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Where's Namur in the map!!!!????
My favourite novel. The funniets & cleverest EVER

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Page 271 - Shall we for ever make new books, as apothecaries make new mixtures, by pouring only out of one vessel into another? Are we for ever to be twisting, and untwisting the same rope? for ever in the same track — for ever at the same pace?
Page 420 - thou hast a bitter breakfast on't — and many a bitter day's labour, and many a bitter blow, I fear, for its wages ! 'Tis all, all bitterness to thee — whatever life is to others ! And now thy mouth, if one knew the truth of it, is as bitter, I dare say, as soot (for he had cast aside the stem), and thou hast not a friend perhaps in all this world that will give thee a macaroon.
Page 338 - Billy, said he, - the boy flew across the room to the bedside - and falling down upon his knee, took the ring in his hand, and kissed it too, - then kissed his father, and sat down upon the bed and wept. I wish, said my uncle Toby, with a deep sigh, - I wish, Trim, I was asleep.
Page 337 - Reverence, said I, that when a soldier gets time to pray, he prays as heartily as a parson — though not with all his fuss and hypocrisy. Thou should1 st not have said that, Trim, said my uncle Toby, for God/ only knows who is a hypocrite, and who is not : At the great and general review of us all, corporal, at the day of judgment (and not . till then), it will be seen who have done their duties in this world, and who have not ; and we shall be advanced, Trim, accordingly. I hope we shall, said...
Page 420 - I generally fall into conversation with him ; and surely never is my imagination so busy as in framing his responses from the etchings of his countenance, and where those carry me not deep enough, in flying from my own heart into his, and seeing what is natural for an ass to think, as well as a man, upon the occasion.
Page 97 - WRiting, when properly managed, (as you may be sure I think mine is), is but a different name for conversation : As no one, who knows what he is about in good company, would venture to talk all ; — so no author, who understands the just boundaries of decorum and good breeding, would presume to think all : The truest respect which you can pay to the reader's understanding, is to halve this matter amicably, and leave him something to imagine, in his turn, as well as yourself.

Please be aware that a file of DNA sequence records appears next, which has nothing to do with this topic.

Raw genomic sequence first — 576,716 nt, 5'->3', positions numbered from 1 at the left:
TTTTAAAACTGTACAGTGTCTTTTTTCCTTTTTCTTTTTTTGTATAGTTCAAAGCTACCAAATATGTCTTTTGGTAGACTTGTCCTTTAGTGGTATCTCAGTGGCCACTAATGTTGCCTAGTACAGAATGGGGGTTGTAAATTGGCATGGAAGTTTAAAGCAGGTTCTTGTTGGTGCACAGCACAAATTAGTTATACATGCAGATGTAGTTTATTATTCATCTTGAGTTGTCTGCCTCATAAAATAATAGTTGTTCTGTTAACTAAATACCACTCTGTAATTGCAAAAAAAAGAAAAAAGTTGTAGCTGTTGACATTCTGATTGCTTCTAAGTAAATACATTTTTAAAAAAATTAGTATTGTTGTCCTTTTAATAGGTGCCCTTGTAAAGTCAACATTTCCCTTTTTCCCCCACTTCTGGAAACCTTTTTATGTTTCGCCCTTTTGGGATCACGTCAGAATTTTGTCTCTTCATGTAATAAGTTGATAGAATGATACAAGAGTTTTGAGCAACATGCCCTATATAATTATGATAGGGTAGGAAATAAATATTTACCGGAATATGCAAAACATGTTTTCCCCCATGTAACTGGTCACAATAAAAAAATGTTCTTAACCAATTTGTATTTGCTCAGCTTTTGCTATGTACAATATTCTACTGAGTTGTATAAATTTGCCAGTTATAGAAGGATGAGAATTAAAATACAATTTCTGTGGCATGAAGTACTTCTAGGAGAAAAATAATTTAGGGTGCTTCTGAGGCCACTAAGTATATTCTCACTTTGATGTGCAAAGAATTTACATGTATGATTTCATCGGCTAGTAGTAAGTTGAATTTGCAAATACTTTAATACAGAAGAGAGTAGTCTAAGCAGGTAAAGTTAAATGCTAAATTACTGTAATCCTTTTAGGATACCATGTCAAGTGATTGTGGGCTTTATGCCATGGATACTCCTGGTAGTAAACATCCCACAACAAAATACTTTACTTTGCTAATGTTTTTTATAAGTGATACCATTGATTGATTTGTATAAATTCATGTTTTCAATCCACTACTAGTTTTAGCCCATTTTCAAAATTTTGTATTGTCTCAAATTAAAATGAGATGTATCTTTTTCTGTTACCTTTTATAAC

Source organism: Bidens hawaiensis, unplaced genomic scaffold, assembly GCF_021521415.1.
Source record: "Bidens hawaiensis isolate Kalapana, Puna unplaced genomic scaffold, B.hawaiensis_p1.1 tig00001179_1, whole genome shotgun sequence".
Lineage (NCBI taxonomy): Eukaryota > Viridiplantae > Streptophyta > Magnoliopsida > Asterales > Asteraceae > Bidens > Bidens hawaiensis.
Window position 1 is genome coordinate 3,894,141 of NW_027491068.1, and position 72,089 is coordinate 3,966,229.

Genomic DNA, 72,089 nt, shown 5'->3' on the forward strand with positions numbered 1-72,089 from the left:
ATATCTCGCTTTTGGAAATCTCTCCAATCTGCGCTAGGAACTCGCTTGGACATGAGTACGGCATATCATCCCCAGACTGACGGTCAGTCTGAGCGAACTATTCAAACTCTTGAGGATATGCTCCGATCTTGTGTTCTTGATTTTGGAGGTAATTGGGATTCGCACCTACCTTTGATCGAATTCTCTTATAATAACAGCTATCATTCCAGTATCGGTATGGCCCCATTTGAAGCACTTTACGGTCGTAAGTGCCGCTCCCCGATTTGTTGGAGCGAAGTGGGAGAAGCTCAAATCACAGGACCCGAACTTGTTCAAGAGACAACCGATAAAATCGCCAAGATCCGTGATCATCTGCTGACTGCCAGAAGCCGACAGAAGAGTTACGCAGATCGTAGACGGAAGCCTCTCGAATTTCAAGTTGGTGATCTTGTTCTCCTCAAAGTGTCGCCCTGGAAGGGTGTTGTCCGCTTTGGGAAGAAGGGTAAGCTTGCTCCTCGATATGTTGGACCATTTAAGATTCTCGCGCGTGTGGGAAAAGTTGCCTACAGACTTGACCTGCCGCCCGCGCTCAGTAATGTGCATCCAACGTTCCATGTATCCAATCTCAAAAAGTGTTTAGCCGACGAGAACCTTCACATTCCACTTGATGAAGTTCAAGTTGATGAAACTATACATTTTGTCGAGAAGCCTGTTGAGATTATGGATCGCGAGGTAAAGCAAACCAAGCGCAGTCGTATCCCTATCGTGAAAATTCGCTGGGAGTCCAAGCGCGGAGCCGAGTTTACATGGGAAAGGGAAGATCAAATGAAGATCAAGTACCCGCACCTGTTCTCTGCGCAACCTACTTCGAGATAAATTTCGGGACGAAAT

Page 337 - ... and when he is fighting for his king, and for his own life, and for his honour too, he has the most reason to pray to God of any one in the whole world. 'Twas well said of thee, Trim, said my Uncle Toby. But when a soldier, said I, an...
Page 152 - Grant me patience , just Heaven ! — Of all the cants which are canted in this canting world — though the cant of hypocrites may be the worst — the cant of criticism is the most tormenting.
Page 101 - I'll not hurt a hair of thy head : — •" Go," says he, lifting up the sash, and opening his hand as he spoke, to let it escape ; — " go, poor devil, get thee gone, why should I hurt thee ? This world is surely wide enough to hold both thee and me.
Page 324 - I had seen a white bear! (for how can I imagine it?) If I should see a white bear, what should I say ? If I should never see a white bear, what then? If I never have, can, must, or shall see a white bear alive; have I ever seen the skin of one ? Did I ever see one painted ? — described ? Have I never dreamed of one? Did my father, mother, uncle, aunt, brothers or sisters, ever see a white bear ? What would they give ? How would they behave ? How would the white bear have behaved? Is he wild? Tame?...

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